Tuesday, 8 June 2010
Brent's Director of Education to Retire
Christie, who will retire from September 6th after 8 years in Brent, says that this is a good time for a new appointment with a new council, a new government, and new challenges. These will include redundancies and conditions of employment changes, which have already been set in motion by Christie in his department. There will be intensive pressure on schools, including primaries, to seek academy status with the incentive of up to 10% increase in funding from monies that are presently withheld by the Council to provide central education support services. There will be a consequent loss of funding to non-academy schools and deterioration in support services. This will force schools to buy in support from the private sector. In addition cuts in central government funding for particular programmes which went directly to schools will mean that schools will have to either end those programmes or pay for them from their depleted funds.
Christie started his career in Brent with a great deal of goodwill. His quiet and friendly approach was in stark contrast to his abrasive and divisive predecessor. During the hiatus after the hung election in 2006, when the political parties failed to negotiate a new administration and officers ran the council, he continued to push the previous Labour administration's academy policy. When the Liberal Democrats belatedly formed a coalition with the Conservatives, they were persuaded to ditch their opposition to the Wembley Academy that had formed part of their election manifesto, on the basis that there was no alternative. The Conservatives were opposed to an academy on the Wembley Playing Fields site, however their failure to secure a written 'double majority' agreement (a policy only goes forward if a majority of councillors in each of the coalition parties agree it) meant that the Lib Dems out-voted the Tories on academy policy, and anyway had the support of the Labour councillors on this particular policy.
Opposition was on varied grounds:
Objection in principle to the privatisation of state funded schooling, concern over the shady nature of the first sponsor, opposition to the loss of green space, concern over the impact on the local residential area, the possibility of conflicts between academy pupils and those from the nearby Preston Manor High School. A constant theme, which continues, was the argument that a new secondary school was needed in South Brent, rather than the North. As the planning process began the limited nature of the consultation also became an issue. Christie found himself faced with opposition at consultation meetings and the occupation of the playing fields by a Tent City (above).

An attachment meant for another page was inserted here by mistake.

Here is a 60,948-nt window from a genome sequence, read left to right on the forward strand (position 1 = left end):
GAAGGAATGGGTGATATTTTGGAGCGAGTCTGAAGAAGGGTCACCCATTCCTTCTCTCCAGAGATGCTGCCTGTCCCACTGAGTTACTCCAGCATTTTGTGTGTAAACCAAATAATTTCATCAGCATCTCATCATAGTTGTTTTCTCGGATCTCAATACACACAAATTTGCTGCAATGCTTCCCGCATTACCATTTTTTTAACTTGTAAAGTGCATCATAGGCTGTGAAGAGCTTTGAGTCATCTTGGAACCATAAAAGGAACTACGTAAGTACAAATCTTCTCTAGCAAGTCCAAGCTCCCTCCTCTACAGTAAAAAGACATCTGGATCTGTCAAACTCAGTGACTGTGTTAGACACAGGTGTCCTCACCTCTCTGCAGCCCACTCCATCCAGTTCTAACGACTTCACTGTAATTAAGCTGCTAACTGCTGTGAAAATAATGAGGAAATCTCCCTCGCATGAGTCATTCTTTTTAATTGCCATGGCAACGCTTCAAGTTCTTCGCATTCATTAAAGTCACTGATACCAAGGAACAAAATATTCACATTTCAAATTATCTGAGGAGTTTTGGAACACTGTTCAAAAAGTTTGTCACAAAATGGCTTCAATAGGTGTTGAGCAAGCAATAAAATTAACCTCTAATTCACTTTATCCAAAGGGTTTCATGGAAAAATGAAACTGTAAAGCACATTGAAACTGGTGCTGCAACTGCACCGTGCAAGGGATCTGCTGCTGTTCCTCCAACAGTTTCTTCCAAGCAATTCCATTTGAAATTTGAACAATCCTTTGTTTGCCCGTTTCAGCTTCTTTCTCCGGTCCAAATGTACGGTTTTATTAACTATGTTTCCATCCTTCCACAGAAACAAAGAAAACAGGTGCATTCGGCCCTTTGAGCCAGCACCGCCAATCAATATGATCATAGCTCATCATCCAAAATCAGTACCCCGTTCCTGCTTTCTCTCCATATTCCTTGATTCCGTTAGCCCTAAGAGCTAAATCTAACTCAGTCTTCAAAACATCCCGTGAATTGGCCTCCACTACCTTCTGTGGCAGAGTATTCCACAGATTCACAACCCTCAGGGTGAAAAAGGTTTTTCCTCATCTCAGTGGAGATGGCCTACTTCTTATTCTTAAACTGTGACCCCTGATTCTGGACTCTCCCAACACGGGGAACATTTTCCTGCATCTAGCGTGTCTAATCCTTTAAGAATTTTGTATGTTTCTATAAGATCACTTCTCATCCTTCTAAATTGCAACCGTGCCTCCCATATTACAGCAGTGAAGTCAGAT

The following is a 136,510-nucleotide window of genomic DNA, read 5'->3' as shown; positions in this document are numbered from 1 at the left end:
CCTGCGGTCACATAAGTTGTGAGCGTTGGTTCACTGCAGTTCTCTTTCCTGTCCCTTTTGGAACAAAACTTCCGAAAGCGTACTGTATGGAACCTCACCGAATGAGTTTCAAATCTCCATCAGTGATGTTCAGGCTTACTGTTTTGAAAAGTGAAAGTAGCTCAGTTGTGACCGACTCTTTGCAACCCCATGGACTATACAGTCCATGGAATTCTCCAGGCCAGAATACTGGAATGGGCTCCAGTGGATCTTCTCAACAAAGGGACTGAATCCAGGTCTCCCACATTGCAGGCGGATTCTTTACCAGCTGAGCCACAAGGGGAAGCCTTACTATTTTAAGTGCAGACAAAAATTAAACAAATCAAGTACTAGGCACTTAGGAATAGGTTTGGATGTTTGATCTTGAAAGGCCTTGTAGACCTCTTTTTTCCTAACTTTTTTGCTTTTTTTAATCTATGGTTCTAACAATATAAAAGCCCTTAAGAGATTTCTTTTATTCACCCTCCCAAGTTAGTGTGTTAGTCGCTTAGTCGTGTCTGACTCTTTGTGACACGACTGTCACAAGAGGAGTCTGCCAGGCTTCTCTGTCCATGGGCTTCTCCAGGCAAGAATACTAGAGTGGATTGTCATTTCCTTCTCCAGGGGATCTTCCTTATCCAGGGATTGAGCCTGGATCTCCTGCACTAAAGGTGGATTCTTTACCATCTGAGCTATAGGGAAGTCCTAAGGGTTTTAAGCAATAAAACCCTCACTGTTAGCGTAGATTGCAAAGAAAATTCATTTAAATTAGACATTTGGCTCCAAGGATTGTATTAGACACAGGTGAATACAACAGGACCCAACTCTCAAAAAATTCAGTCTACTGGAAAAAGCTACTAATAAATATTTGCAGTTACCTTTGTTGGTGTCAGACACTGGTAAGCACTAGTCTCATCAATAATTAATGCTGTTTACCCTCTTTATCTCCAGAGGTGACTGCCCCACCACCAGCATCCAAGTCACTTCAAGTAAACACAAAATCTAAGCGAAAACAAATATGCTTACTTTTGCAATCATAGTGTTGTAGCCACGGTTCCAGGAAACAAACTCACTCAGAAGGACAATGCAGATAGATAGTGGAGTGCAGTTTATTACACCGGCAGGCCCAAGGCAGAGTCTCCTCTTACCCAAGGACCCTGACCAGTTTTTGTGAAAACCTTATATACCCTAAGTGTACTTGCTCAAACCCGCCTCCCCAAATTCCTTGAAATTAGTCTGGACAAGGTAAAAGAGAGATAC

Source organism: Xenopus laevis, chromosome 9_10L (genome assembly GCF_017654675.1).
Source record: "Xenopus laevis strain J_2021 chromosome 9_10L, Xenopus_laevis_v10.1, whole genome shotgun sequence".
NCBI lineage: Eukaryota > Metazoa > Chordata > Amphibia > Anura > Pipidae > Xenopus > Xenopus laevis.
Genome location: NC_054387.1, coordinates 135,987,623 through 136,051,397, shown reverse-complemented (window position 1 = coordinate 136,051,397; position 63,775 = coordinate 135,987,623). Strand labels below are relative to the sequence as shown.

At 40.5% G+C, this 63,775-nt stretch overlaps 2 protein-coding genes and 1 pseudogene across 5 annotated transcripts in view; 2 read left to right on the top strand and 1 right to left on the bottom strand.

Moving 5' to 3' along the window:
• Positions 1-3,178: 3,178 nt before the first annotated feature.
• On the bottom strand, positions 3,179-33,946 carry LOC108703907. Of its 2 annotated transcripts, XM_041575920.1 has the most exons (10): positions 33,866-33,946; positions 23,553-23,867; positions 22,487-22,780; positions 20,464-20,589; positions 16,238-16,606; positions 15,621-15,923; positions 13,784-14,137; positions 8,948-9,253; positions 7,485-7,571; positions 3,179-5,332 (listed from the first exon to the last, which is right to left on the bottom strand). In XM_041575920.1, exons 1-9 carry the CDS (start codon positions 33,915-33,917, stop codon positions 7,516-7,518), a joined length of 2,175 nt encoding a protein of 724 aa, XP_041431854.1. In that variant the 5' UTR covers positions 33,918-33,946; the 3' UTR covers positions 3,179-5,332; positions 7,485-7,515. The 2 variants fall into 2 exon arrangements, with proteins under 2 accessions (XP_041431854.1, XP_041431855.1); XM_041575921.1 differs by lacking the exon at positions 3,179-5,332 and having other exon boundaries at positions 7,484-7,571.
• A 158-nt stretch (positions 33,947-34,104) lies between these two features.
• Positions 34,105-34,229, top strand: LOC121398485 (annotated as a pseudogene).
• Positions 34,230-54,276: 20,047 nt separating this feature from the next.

Christie attempted to take on Hank Roberts, NUT and ATL activist, and one of the leaders of the Anti-Academy campaign threatening to end the agreement whereby the Authority paid for his cover whilst he was engaged in union duties. Eventually through a series of legal cases and with the Parks department taking over security at the playing field, campaigners were removed from the site and the council rushed through planning permission for a temporary primary school.
John Christie began as Director of Education in Brent but following the re-organisation of Children's Serrvices, which joined education and children's social work in one department, he became Director of Children and Families, taking on responsibility for children's social work, child protection, safeguarding and other similar areas. This was a huge extension of responsibility and the pressure on someone from the 'education side' must have been enormous. The Baby P case and the lessons to be learned from it loomed large in all local authorities and Christie was instrumental in introducing changes aimed at increasing the effectiveness of processes and multi-agency work in the borough.
Despite these difficulties Christie retains a considerable amount of goodwill and can point to many improvements in Children and Family services under his watch including the fact that Brent educational standards, as measured by examination results, are better than those of many similar authorities and a more stable and responsive approach to children's social needs.
Although policy is in theory made by councillors, the Director of Children and Families (or possibly Director of Education if Brent follows the Coalition example of separating the roles again) is extremely powerful and his or her educational philosophy and perspective on current educational issues vitally important. Will the Labour Council appoint someone with the ability to stand up for children and schools, with an independent mind and the strength to resist government pressure; or will they appoint someone who will manage 'efficiency savings' and implement poorly thought out 'innovations' and in the process oversee the deterioration of Brent's education system?